What is collaboration technology?
What are collaboration tools for business?
Humans have always worked together to achieve more than they can alone. Sometimes a task simply requires more than one person to complete. There are always two people holding stop/go signs, for instance. But at other times, particularly when creativity or problem-solving is required, it is different skills and experiences that will produce the best result.
So what’s wrong with just getting the right individuals together for a meeting? Well, nothing. And, of course, that’s still going to happen. But with an increase in flexible working and a growing desire by businesses and their clients to form virtual teams to achieve a goal, face to face meetings are not always possible. And that’s where the latest raft of collaboration tools fill the gap.
These collaboration tools fit into several categories.
If we can’t sit in the same room to discuss something or pop over to someone’s desk to get the answer to a question that’s stopping us move forward, what can we do? There is still a role for phone calls and emails, of course. But increasingly, we’re finding that people are recognising that these tools have downsides. Like it or not, if we fail to recognise that ‘millennials’ don’t like or are accustomed to using these channels, we’re going to alienate them. Secondly, from an organisational point of view, they have limitations. Inboxes can become silos of information without copying in all and sundry and as for phone calls, no automatic record of what was discussed is created at all.
The latest ‘unified communications’ tools (awful term, but it is one you’ll hear) incorporate voice video, desktop sharing and instant messaging. They also show ‘presence’, i.e. whether someone is currently busy or not. Typically, all of these services can be provided seamlessly wherever an individual is, as long as they have an internet connection. Artificial intelligence has developed to the extent that accurate transcriptions of voice and video calls can be created and stored. And of course, these are searchable, alongside files and instant messages.
We got used to sending files via email to other individuals to review and maybe add a contribution. This often led to different versions of the same document and wasn’t always very productive. Collaboration tools can be used by individuals to work on documents at the same time – even when those individuals are on the other side of the world. Each person seeing the changes being made by the other in real-time.
As well as long-established file types such as documents and spreadsheets, ‘digital ink’ is increasingly being used to whiteboard ideas and designs.
When working on a project, activities need to be allocated and progress should be visible to all participants. Planning and project management tools can help with this. And sometimes, you may be in a situation where you don’t know who has the skills or knowledge to help you out. Some of the collaboration tools allow users to maintain a searchable profile, with skills, projects they’ve worked on before, education etc.
Why use collaboration tools for your business?
Collaboration tools provide the platform to work together in a world where we are not necessarily in the same place. Work together on a marketing creative when your designer is two counties away. Develop your budgets with your area manager whilst she’s grabbing a Starbucks at a Motorway Services. This sort of collaboration enables flexible working and provides a shortcut to productivity gains.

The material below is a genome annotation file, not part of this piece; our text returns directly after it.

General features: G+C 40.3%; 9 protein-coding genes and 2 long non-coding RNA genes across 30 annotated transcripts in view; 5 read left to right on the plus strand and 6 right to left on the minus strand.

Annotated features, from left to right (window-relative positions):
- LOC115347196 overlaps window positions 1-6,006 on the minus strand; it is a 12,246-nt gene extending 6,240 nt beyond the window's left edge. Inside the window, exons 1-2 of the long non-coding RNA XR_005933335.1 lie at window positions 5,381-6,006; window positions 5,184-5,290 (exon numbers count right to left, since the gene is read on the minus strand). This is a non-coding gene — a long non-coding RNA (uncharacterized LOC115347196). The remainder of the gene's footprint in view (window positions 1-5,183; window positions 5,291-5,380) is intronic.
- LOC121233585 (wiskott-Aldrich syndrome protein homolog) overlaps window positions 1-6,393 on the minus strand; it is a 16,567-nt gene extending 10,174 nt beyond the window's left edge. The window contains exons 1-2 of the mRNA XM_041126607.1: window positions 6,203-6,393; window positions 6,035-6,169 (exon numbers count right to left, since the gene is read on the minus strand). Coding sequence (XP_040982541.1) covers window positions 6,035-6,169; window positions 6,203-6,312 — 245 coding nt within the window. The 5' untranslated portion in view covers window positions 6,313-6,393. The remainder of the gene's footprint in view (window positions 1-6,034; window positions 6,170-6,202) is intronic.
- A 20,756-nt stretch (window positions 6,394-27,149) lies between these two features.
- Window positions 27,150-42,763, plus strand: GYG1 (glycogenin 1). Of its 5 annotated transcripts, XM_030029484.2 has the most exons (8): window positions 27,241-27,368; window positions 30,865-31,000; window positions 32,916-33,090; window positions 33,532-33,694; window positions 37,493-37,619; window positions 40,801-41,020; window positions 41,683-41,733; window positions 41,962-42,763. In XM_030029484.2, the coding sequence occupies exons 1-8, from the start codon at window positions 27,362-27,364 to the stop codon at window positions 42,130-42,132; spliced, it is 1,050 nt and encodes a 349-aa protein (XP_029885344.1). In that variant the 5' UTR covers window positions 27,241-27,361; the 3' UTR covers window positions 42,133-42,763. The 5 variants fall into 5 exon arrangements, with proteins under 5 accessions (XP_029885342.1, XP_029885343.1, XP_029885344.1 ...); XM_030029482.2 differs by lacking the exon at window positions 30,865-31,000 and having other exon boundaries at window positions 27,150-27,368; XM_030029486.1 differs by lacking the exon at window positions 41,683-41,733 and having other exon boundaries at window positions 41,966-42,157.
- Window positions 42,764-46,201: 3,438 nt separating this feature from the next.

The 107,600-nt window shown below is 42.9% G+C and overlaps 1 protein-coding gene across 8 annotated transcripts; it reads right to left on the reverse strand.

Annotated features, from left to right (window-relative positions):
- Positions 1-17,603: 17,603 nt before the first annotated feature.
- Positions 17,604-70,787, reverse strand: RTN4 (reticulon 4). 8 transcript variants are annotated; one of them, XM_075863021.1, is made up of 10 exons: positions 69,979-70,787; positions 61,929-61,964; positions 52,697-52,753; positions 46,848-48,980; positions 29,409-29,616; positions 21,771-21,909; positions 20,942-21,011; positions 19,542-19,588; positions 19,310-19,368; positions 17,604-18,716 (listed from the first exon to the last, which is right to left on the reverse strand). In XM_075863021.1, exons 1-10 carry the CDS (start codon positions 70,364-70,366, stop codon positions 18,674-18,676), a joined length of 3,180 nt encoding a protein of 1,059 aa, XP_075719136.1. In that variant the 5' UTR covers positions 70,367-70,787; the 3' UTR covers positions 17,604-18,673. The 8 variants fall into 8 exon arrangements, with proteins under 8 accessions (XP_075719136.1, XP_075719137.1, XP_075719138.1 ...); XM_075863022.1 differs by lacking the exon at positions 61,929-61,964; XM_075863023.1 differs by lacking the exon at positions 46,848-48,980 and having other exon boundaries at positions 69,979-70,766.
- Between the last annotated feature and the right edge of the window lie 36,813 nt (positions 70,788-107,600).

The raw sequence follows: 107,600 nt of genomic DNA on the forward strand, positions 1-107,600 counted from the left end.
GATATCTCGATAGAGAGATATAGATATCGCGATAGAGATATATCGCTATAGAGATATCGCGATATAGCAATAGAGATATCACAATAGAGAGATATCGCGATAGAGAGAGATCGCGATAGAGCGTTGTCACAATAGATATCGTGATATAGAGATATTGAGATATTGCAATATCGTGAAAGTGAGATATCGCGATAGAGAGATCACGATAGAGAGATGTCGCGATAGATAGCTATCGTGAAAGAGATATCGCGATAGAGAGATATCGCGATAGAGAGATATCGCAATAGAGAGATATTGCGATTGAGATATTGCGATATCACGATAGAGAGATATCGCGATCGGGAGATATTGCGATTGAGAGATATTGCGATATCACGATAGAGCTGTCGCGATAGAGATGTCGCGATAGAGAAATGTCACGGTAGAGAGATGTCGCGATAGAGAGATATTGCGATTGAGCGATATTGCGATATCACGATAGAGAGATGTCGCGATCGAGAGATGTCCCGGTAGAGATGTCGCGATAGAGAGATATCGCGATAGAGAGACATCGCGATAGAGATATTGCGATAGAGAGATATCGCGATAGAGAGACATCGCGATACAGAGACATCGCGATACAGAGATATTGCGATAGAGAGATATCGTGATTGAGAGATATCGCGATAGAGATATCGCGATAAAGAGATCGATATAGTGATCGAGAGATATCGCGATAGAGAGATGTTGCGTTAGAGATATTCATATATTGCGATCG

It also resolves some of the issues associated with working flexibly – notably a feeling of isolation and being left out of the social ‘loop’.
Over time, the information resource in the organisation grows. Call transcripts, instant messages are all added to the already searchable files. Layered on top of this are project plans and contact skills and experience. Providing a rich knowledge base from which to pull.
Our top collaboration tools for business
It sometimes feels as if a new collaboration tool comes out each month. And everyone has their favourites. Many of them fulfil part of the picture but do not cover all of the areas covered in this blog.
Trello and Monday.com cover the project planning piece well.
Slack is increasingly popular for those wanting business-grade instant messaging.
Asana and Wrike specialise in document collaboration.
And building on its social platform, even Facebook has dipped its toe in the water with the Workplace.
But only a few organisations have a toolset that addresses the entire vision. And, as you’d expect, they come from the tech giants.
In 2011, Microsoft launched Office 365. Since then, the product has evolved from being a way of subscribing to the Office suite, document management (using their SharePoint collaboration, file hosting, and document and content management platform) and hosted email (using Exchange). Today it is a full web-based collaboration platform, combining unified communications with real-time collaboration on files.
Google has the G Suite, which can trace its origins back to 2006. It comprises Gmail, Hangouts (Google’s unified communications tool), Calendar, and Google+ for communication. This is paired with Drive for storage and the Microsoft Office competitor – Docs, Sheets, Slides, Forms and Sites.
Here at Flex, we’ve decided to exclusively specialise in Microsoft’s Office 365 suite. The key reason for this is the product’s heritage. Whilst the G Suite has been ‘beefed up’ from a set of consumer products, Microsoft has ‘dumbed down’ their enterprise toolsets. So we just feel that the bulletproof tried and tested genetics of Office 365 trumps the slightly more user-friendly, cheaper background of G Suite.
If you’d like to discuss how Microsoft Office 365 could help your organisation collaborate more effectively, please contact us.